Systemic investing is an investment logic which sits at the intersection between systems thinking and finance.

To drive systems change, our investment logic needs to also have a theory of change that is aligned with the reality of how change actually happens in the real, complex and messy world. The traditional investment logic treats the world as complicated - like a machine to be optimised. This logic assumes parts fit together in an efficient order, can be controlled, separated and optimised in isolation to improve the overall functioning of the machine. This ‘machine’ paradigm at best creates slower and less effective responses and at worst is dangerous and counter-productive for society when we implement strategies for change.  This is because the world is complex, not complicated. Complexity recognises an ever-changing set of conditions, dynamic flows between inputs and outputs and intangible relationships that shape connections between parts of our systems.  

The traditional finance paradigm based on optimising an economic machine has been incredibly powerful in driving towards its intended goal: profits and growth. Unfortunately this goal has led to multiple interconnecting crises. In order to shift towards the goal of a safe, resilient, robust and just future, we need a financial paradigm that recognises the full complexity of our natural and human systems. This includes understanding the nature of interconnectedness, the power of positive and negative feedback loops, going beyond direct effects and towards multi-order impact, and appreciating and taking responsibility for externalities.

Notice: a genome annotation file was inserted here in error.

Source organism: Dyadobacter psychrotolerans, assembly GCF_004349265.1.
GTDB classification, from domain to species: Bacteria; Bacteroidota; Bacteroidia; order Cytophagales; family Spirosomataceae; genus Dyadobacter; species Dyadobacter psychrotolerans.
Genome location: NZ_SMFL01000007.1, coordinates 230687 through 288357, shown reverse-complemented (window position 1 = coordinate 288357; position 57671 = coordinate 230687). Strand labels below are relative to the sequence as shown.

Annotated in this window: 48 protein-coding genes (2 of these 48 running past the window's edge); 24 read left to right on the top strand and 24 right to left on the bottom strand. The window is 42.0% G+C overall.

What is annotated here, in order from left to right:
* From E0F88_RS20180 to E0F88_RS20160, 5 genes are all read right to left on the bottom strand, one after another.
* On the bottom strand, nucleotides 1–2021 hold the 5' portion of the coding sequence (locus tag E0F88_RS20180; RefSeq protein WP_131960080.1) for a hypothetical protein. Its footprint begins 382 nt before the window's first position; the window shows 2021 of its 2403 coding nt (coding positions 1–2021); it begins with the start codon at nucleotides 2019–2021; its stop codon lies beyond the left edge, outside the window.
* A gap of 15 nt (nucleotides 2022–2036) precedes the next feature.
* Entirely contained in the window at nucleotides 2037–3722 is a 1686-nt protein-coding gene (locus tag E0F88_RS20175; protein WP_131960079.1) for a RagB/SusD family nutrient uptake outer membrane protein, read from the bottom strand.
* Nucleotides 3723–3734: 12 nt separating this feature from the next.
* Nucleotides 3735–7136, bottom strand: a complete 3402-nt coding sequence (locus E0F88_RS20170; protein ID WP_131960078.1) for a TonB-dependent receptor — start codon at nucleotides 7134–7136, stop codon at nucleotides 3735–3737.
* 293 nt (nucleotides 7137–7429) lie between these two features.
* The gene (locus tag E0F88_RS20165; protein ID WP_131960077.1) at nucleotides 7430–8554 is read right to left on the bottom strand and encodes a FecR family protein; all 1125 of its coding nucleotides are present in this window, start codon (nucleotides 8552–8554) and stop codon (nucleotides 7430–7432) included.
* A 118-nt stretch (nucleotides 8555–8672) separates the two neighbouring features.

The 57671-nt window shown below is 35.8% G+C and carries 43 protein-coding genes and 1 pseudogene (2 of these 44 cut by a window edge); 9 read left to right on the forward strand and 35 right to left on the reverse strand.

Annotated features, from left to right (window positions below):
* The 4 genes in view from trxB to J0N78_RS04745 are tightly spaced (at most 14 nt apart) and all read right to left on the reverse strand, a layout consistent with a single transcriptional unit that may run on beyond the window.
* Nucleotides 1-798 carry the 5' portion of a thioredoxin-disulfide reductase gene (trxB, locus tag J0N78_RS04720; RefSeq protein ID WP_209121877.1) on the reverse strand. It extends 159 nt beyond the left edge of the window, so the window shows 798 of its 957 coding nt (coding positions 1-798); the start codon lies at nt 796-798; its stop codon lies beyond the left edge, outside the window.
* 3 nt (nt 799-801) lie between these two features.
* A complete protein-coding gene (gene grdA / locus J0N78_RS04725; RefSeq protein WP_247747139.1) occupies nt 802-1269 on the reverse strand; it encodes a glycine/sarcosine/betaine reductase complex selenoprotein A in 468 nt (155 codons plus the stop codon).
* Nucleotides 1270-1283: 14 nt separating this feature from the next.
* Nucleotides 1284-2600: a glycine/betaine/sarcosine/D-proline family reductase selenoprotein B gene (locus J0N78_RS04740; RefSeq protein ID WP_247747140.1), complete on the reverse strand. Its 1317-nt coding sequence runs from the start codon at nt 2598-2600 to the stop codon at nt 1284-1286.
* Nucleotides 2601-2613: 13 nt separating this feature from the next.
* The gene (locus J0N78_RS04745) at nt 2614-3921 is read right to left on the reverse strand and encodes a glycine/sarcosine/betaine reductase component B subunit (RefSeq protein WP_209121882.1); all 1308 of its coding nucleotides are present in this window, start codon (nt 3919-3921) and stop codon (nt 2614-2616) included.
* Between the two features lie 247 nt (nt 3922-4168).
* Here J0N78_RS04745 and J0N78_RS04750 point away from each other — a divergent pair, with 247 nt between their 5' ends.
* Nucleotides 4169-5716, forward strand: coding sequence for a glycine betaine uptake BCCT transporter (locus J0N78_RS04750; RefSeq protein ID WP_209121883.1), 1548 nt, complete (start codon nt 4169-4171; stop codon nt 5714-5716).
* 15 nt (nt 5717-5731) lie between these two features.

In practice, systemic investing requires funding architecture: the emergent design of networked capital organised to achieve a complex goal. This is only possible through deep partnerships between diverse capital holders and collectives of change-makers. However, our current funding tools of deal structuring, term sheets and narrow impact reporting creates separation, entrenches power and most critically crushes the creative potential of emergence. The traditional investment paradigm fails to recognise that systems exhibit novel and non-linear behaviours that are not predictable from the sum of their individual parts. As the famous R. Buckminster Fuller quote recognises, “there is nothing in a caterpillar that tells you it will be a butterfly”. The traditional finance paradigm demands certainty and simplicity over the real world reality of emergence and complexity. As a result we have an impact landscape full of inspiring caterpillars and very few butterflies.

Funding architecture connects investors and philanthropists with those who can actively shape real world change, aligns these actors around a systemic theory of change and most importantly, ensures that all are ready and willing to work together to achieve the goal together. This approach harnesses the self-organising value that emerges and embraces the power of the unexpected, rather than remaining constrained by fixed mindsets and short term, linear and first order measures of progress. As systems investor Danny Almagor (CEO and co-founder of Small Giants) notes, “systemic investors think about nurturing the forest, not betting on which tree will be the tallest.”

Impact Investing was a revolution for traditional finance when it emerged 15 years ago. The idea of aligning finance with purpose was a big step in the right direction. But it was only a step. Our global crises are now increasingly existential. In this context, it’s time for another great leap. By combining global thought leadership in systems thinking and complexity, with purpose-led finance, we can begin to truly understand the purpose of capital: to serve life in all its forms.